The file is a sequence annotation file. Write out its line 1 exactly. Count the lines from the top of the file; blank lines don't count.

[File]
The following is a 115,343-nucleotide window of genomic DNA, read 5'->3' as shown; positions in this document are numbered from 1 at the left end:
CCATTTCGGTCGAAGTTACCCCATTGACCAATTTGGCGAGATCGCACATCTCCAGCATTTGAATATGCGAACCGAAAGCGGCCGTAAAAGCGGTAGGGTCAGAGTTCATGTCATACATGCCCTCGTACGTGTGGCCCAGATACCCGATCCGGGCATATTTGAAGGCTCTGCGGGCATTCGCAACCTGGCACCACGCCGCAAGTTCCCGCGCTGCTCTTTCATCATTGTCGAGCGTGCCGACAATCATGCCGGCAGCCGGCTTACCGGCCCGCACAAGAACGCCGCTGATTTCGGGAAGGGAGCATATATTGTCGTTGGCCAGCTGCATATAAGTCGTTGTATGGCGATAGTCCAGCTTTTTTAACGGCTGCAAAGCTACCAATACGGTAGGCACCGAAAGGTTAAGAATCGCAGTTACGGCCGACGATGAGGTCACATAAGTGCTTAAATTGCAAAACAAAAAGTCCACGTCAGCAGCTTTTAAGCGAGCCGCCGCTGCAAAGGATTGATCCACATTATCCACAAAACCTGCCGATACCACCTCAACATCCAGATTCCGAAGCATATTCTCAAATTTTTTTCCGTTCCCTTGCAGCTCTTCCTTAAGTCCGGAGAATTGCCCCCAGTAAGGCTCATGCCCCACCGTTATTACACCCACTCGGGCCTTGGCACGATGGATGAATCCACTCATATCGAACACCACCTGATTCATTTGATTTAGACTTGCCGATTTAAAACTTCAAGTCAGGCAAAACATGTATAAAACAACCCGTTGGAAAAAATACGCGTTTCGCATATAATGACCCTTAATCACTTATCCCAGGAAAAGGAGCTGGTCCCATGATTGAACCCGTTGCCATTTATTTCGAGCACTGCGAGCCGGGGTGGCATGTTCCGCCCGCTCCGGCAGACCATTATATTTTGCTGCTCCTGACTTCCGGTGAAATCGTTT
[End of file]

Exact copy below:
The following is a 115,343-nucleotide window of genomic DNA, read 5'->3' as shown; positions in this document are numbered from 1 at the left end: